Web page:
How To Count Carbs For Better Blood Sugar Control

How To Count Carbs For Better Blood Sugar Control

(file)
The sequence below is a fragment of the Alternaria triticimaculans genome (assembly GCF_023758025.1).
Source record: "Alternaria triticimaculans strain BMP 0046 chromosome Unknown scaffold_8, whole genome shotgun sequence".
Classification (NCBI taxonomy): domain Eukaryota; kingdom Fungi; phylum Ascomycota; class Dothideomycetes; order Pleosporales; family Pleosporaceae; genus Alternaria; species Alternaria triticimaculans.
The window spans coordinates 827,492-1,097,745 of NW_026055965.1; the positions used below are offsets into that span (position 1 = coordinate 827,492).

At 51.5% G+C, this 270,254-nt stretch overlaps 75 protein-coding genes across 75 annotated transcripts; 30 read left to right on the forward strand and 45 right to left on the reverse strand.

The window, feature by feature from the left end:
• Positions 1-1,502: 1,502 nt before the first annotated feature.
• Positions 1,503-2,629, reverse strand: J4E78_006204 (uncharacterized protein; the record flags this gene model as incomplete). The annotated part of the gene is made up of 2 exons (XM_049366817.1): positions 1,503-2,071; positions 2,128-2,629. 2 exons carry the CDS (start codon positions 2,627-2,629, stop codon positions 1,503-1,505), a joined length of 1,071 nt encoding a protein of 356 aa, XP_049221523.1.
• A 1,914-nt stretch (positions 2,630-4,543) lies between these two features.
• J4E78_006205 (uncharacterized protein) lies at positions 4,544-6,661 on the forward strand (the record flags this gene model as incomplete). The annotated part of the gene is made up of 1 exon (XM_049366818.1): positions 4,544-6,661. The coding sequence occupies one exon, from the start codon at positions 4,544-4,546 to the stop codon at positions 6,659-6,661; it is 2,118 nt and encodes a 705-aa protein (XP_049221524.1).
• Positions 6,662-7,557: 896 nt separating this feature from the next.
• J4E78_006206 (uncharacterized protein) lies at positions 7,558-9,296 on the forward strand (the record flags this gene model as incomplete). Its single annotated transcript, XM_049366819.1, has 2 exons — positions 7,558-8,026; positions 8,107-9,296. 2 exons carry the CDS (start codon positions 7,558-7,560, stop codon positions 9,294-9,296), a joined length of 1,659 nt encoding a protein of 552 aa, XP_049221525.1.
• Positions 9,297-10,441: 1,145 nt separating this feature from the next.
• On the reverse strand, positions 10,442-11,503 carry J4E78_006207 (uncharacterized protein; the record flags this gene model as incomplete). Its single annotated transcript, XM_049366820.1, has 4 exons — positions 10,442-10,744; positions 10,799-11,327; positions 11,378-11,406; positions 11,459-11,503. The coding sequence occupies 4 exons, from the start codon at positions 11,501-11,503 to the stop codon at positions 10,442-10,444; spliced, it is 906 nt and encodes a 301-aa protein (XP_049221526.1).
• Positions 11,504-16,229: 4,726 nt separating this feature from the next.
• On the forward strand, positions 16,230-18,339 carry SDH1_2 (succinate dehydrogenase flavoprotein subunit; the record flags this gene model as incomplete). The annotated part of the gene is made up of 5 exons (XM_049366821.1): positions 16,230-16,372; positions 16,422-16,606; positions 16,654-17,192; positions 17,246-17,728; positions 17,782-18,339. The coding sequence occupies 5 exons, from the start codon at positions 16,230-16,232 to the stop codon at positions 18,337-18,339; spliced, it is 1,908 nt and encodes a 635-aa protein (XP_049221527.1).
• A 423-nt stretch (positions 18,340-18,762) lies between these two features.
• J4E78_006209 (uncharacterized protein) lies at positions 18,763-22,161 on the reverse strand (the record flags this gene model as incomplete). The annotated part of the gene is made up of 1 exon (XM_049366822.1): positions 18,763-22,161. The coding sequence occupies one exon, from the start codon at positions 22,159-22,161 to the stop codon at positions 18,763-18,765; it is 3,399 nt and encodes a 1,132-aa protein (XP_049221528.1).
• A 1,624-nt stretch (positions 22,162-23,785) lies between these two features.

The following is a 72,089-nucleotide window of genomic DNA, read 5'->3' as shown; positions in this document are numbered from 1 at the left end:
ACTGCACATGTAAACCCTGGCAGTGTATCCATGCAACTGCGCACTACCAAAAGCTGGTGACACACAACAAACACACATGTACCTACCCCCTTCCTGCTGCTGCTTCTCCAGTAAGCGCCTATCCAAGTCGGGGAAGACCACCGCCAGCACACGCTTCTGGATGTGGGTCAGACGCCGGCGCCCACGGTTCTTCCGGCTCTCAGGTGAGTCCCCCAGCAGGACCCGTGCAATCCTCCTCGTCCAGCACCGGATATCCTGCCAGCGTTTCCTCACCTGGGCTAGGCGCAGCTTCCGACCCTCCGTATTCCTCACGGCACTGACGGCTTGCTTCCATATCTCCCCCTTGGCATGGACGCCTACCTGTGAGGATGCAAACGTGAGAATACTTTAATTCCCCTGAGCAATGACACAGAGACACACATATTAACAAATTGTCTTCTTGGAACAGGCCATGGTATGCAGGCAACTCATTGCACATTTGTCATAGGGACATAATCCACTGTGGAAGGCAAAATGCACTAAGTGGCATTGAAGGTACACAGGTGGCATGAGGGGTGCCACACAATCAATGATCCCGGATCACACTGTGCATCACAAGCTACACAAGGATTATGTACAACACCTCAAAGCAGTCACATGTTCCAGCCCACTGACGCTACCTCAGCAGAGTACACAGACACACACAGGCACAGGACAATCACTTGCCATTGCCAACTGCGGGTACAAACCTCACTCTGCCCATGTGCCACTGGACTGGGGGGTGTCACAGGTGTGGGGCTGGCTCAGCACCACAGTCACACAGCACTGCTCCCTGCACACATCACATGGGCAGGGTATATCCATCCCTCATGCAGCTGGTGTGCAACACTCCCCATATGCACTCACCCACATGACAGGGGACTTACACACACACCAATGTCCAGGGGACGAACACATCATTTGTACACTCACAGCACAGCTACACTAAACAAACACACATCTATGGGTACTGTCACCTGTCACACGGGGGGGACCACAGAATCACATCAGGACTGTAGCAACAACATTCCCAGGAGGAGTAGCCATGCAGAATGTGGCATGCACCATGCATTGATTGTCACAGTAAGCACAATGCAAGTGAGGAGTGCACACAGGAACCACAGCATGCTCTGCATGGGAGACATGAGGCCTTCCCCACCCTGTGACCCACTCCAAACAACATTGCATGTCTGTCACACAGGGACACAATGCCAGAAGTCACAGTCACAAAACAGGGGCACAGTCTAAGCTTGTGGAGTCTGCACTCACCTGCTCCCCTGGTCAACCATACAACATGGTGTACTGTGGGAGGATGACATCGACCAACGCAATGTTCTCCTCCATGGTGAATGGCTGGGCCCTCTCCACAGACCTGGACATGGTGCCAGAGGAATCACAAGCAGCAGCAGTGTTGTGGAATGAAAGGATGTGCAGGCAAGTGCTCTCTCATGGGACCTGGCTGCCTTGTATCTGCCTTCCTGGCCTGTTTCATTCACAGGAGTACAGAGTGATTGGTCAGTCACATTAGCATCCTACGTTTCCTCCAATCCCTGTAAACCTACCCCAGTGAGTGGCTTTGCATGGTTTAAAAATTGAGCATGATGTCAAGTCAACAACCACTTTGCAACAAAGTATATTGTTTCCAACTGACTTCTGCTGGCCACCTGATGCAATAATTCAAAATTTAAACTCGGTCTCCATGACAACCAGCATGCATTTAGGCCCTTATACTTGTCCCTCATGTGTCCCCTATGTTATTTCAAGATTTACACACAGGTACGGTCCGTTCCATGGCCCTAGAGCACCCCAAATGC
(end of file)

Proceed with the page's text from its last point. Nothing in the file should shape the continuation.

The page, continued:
Your doctor may have told you to “count carbs” or use something called the glycemic index to plan your meals. A healthy diet consists of a balance of carbohydrates, proteins, and fats. However, people with type 2 diabetes need to watch carbohydrates carefully. Why? Because when any food that contains carbohydrates is digested, it turns into sugar, which increases your blood-glucose level. It’s pretty basic: Eating too many carbs can raise the amount of sugar in your bloodstream and lead to complications. The key for people like you with type 2 diabetes is to eat carbs in limited amounts at each meal and when you snack. Total carbs should make up about 45 to 60 percent of your daily diet (and be spaced out throughout the day) if you have type 2 diabetes. There’s no one diet that works for everyone with type 2 diabetes — there are just too many variables: Age, weight, level of physical activity, medications, as well as daily routine and personal preference need to be taken into account. So here’s where your diabetes care team comes in: Talk to your dietitian or diabetes educator to determine the right carb-counting number for you so you’ll be able to provide your body with a steady flow of energy throughout the day, maintain a healthy weight, and manage your blood sugar. The Basics of Counting Carbs Counting carbs is an effective way to monitor your carb intake and keep sugar from building up in the blood. You can use these basic tips to help manage your carb consumption: Foods that contain carbohydrates include starches, fruits, vegetables, dairy products, beans, and sweets. Most people with type 2 diabetes should stick to eating around 45 to 60 grams of carbohydrates per meal. For foods that have nutrition labels, add up the grams of carbohydrates per serv Continue reading >>